Starting knot tied to crosses

ba4x

New User
#1
Does anybody anchor their starting knot on a cross instead of a main?

I have always anchored to a main, as the stringing instructions for each racket I've strung indicate this. I have yet to notice a racket strung differently.

Today I was watching a Wimbledon highlights video and caught a glimpse of Federer's racket in slow mo - it shows the crosses tied off on the 2nd cross string (instead of the 5th main, for example).

The shot lasts only a second or two, starts at 00:14

Just curious if anyone has seen this or understands the logic. I'm guessing it's to avoid damage to the main string.
 
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#3
Yeah I noticed this as well. Kind of curious to know as to how you tie cross to cross since there doesn't appear to have a shared hole on the top half of Wilson rackets?
 

kkm

Professional
#4
Yeah I noticed this as well. Kind of curious to know as to how you tie cross to cross since there doesn't appear to have a shared hole on the top half of Wilson rackets?
You'll need to use an awl to enlarge the second cross grommet hole (9H) before you start stringing if you want to tie off there.
 
#8
The crosses are grey (ALU Power Rough). The mains are white (Natural Gut). The crosses are anchored on the 2nd cross. If the main was anchored to a cross it would be even more unconventional (ie stringing crosses before mains).

Thanks all for the insights.


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Hall of Fame
#11
Does anybody anchor their starting knot on a cross instead of a main?

I have always anchored to a main, as the stringing instructions for each racket I've strung indicate this. I have yet to notice a racket strung differently.

Today I was watching a Wimbledon highlights video and caught a glimpse of Federer's racket in slow mo - it shows the crosses tied off on the 2nd cross string (instead of the 5th main, for example).

The shot lasts only a second or two, starts at 00:14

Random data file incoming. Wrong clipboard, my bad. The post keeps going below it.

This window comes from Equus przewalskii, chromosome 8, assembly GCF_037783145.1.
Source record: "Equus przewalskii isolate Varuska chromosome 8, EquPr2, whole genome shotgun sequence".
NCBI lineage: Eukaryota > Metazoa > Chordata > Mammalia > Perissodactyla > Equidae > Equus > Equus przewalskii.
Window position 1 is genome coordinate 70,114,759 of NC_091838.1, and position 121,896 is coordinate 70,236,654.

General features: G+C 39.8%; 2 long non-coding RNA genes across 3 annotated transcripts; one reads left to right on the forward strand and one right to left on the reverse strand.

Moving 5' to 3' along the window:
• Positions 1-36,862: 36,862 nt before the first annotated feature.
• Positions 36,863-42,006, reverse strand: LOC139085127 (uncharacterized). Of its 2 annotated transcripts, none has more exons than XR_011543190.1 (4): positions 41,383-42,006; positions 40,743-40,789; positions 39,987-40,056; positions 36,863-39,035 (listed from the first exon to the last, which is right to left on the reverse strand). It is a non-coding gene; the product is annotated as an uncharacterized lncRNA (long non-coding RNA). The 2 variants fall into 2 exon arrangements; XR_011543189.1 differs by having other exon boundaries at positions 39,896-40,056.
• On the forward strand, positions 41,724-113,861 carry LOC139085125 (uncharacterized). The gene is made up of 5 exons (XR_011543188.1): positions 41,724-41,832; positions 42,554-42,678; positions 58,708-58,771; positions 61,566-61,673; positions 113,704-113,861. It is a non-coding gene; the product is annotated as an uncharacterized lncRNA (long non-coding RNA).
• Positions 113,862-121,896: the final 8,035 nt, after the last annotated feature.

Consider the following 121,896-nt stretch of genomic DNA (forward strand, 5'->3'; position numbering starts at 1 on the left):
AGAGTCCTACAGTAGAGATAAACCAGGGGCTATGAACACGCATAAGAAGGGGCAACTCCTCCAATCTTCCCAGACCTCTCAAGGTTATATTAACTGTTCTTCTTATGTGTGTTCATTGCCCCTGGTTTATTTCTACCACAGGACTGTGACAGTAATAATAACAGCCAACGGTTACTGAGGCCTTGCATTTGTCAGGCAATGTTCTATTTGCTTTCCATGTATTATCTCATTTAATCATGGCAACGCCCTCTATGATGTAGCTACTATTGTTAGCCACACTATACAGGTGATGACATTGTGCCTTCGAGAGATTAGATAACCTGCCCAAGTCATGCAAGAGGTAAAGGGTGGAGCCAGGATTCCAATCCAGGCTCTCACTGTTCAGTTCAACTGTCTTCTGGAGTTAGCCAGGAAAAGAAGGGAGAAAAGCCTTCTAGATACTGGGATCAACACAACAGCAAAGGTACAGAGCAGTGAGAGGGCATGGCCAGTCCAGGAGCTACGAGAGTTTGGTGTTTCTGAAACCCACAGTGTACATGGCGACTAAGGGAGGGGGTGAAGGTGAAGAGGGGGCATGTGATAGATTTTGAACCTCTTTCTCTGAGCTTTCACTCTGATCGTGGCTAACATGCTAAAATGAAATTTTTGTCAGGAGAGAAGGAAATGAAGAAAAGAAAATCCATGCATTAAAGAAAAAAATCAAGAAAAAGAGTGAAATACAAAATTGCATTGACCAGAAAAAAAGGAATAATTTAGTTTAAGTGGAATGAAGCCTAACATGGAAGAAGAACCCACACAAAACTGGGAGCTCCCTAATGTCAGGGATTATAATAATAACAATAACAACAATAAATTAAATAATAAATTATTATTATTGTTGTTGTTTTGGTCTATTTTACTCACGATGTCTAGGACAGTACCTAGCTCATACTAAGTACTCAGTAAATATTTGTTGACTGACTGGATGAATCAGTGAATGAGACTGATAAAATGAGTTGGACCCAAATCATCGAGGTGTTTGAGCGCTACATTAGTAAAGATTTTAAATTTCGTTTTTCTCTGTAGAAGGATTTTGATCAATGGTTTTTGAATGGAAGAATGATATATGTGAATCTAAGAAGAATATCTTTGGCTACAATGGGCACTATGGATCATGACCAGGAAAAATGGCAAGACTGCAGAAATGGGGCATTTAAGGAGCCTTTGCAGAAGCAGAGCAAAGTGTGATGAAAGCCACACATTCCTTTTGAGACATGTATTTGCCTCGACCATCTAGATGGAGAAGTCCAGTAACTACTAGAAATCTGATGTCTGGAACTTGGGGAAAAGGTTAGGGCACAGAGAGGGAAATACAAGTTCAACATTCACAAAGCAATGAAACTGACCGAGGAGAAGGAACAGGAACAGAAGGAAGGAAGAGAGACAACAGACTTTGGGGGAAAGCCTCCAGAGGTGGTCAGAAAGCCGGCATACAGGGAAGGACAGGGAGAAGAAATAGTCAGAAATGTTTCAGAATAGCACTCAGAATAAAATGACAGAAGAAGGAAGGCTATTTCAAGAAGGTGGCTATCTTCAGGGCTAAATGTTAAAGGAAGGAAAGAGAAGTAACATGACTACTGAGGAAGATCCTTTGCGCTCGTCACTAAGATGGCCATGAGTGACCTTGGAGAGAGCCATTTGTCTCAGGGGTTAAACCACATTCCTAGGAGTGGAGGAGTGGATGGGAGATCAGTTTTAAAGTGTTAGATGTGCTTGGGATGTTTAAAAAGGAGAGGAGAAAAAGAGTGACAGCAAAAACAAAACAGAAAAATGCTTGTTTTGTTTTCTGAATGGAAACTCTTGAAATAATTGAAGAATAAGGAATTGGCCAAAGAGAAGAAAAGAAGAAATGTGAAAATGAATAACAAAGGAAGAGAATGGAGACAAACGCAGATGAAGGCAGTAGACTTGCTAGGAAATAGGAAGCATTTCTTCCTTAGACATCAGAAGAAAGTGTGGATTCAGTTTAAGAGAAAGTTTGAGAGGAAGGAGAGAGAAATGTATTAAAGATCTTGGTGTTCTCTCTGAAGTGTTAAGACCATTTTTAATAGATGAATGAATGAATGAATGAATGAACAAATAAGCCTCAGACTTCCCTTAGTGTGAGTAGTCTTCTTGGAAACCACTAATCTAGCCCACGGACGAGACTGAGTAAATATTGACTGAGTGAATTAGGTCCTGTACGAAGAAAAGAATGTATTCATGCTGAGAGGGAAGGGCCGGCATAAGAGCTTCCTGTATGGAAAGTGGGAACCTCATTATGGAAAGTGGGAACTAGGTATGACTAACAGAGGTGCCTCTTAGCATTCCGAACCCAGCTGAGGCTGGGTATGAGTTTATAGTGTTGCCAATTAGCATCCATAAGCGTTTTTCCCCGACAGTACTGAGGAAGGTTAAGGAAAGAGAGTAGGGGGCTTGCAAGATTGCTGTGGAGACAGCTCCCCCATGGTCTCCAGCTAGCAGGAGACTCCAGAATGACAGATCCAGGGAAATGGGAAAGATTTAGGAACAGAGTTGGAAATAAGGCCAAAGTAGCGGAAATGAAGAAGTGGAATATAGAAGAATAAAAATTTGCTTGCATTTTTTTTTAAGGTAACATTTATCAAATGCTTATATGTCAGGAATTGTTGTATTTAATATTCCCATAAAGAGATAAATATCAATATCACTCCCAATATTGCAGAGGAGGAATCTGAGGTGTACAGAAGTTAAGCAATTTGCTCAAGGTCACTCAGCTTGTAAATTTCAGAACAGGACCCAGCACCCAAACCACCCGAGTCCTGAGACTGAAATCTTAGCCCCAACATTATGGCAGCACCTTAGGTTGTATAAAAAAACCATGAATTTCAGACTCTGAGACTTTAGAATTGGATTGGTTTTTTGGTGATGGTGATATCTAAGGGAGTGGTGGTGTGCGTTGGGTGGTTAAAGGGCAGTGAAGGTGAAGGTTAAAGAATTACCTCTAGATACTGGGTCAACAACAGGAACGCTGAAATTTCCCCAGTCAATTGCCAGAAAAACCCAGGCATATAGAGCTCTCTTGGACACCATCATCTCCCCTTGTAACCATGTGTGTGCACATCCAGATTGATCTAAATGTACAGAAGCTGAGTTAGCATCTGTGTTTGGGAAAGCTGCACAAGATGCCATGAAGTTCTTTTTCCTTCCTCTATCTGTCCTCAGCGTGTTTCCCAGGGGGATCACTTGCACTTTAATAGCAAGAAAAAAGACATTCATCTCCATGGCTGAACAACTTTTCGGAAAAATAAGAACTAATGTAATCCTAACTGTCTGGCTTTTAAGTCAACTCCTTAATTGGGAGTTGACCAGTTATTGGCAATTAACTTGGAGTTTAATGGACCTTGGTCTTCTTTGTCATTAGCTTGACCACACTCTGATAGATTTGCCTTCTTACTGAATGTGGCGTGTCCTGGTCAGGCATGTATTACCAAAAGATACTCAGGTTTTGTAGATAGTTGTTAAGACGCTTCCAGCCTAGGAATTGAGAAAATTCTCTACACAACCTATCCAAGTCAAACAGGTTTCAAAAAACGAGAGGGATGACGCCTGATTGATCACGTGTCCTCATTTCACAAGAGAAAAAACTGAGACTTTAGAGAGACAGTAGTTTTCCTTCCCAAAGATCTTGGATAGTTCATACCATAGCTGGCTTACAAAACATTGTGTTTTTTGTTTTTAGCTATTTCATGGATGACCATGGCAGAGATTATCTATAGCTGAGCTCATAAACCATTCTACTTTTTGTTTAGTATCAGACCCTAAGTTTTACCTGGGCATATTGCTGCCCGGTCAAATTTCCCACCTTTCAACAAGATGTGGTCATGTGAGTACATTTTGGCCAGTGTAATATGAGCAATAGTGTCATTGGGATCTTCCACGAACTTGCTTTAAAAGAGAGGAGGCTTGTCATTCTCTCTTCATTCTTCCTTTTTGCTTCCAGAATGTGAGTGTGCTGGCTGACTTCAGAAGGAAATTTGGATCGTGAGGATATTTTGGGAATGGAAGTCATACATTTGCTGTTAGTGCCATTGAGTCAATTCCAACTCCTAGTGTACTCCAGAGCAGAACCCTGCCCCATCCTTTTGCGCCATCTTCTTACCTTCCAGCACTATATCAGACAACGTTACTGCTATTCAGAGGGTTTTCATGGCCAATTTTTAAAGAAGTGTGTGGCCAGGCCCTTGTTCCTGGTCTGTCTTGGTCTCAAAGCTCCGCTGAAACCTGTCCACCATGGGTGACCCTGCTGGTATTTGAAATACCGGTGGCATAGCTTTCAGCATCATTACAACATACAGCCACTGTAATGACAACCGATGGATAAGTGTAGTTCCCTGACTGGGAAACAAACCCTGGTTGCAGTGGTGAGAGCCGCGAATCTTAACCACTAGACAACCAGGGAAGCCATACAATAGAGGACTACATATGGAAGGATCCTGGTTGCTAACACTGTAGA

Just curious if anyone has seen this or understands the logic. I'm guessing it's to avoid damage to the main string.
I string hybrid. I typically tie my starting knot to a cross for my crosses. It's especially true for stringing with gut hybrid.
 
#12
The knot is white/grey in color. The crosses are black. That looks like a main tied to a cross to me.
If you look closer at other crosses, those closer to the top left corner of the video frame, they all appear to change color from black to silver-grey within the last 10-15 mm before they go into the grommet. This indeed must be the tricky lighting conditions in that shot.
 
#13
If you look closer at other crosses, those closer to the top left corner of the video frame, they all appear to change color from black to silver-grey within the last 10-15 mm before they go into the grommet. This indeed must be the tricky lighting conditions in that shot.
Yep, that is what I get for not making the video full screen. Tricky for sure.
 
#14
Here's a better visual of the same concept (this is reportedly Federer's racket from Wimbledon 2007). The crosses are tied off this way on both ends.

 
#15
I tie my hybrid off normally. Haven't had the gut snap there yet, and i use super cheap gut.

I did tie off crosses to themselves when i was fooling with restringing crosses only.

No more. But i can see why people would practice such.
 
#19
Does anybody anchor their starting knot on a cross instead of a main?

I have always anchored to a main, as the stringing instructions for each racket I've strung indicate this. I have yet to notice a racket strung differently.

Today I was watching a Wimbledon highlights video and caught a glimpse of Federer's racket in slow mo - it shows the crosses tied off on the 2nd cross string (instead of the 5th main, for example).

The shot lasts only a second or two, starts at 00:14

Just curious if anyone has seen this or understands the logic. I'm guessing it's to avoid damage to the main string.